Guard design

With regard to the design of the guards themselves, because of the frequent access required, fixed guards should be avoided, while hinged guards are preferred to removable guards so as to avoid the guards being refitted incorrectly. Again, the requirement for regular access implies that the guards should be designed to be opened as quickly and easily as possible, but without compromising their safety function. Stainless steel is the preferred material for guarding, though the precise grade has to be checked against the foodstuffs being processed and the cleaning agents that will be used (both of which can be remarkably aggressive). Aluminium, clear polycarbonate and other plastic and plastic-coated components can also be used where appropriate.

Ledges, crevices and other 'bug traps' should be avoided, and all box sections closed; corners should be radiused wherever possible. Both the guarding framework and the guards themselves must be suitably robust so that they will cope with the frequent opening and closing, remembering that guards must not be overly heavy if operator fatigue is to be avoided. Interlocking devices need to be fully sealed, easy-clean devices such as coded magnetic safety switches, and it should be noted that sealed high-integrity light curtains might prove to be an appropriate alternative under certain circumstances where very rapid access is required routinely.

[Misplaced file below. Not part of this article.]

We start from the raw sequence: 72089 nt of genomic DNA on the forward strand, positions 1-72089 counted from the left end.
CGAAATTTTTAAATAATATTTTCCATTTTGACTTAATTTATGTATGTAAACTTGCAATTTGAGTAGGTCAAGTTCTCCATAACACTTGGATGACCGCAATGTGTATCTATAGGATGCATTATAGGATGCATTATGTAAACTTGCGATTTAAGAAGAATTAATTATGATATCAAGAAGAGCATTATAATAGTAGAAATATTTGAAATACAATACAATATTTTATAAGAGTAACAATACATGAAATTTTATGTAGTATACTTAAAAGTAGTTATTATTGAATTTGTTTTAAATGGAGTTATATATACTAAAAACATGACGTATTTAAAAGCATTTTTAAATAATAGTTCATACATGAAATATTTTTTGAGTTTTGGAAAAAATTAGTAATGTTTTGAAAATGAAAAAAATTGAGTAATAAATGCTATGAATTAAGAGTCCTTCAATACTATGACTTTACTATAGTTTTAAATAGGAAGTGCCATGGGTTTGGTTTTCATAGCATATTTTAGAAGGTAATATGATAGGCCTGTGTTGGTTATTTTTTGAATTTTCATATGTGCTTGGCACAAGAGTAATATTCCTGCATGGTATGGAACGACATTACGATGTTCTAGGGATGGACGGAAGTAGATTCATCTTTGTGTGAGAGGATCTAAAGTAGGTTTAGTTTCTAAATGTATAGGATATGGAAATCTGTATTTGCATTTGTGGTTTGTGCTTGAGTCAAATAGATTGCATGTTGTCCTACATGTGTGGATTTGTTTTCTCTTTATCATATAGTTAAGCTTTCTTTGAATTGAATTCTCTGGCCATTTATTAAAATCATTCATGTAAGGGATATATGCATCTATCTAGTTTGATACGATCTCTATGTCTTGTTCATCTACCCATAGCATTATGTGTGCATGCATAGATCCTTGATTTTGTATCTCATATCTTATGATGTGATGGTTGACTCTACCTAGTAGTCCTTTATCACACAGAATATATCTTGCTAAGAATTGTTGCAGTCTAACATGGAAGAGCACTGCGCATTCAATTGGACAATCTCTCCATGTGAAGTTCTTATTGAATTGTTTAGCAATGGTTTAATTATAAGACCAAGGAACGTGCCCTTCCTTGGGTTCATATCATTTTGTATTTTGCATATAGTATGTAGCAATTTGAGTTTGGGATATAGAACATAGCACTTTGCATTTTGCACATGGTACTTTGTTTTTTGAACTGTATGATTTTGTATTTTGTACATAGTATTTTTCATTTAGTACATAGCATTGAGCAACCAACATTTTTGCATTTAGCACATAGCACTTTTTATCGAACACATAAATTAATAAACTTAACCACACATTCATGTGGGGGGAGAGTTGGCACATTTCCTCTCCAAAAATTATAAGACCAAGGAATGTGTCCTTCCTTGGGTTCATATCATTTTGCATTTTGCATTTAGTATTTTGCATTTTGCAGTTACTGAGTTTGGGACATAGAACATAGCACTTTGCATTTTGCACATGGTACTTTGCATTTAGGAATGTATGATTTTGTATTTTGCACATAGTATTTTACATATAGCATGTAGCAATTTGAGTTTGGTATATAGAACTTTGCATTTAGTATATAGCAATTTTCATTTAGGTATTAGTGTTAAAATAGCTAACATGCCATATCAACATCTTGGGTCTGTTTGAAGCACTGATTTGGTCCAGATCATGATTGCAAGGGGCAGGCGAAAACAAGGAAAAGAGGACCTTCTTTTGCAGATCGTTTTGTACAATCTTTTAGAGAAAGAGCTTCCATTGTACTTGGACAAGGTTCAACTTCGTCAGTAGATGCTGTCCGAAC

Dust, fumes and noise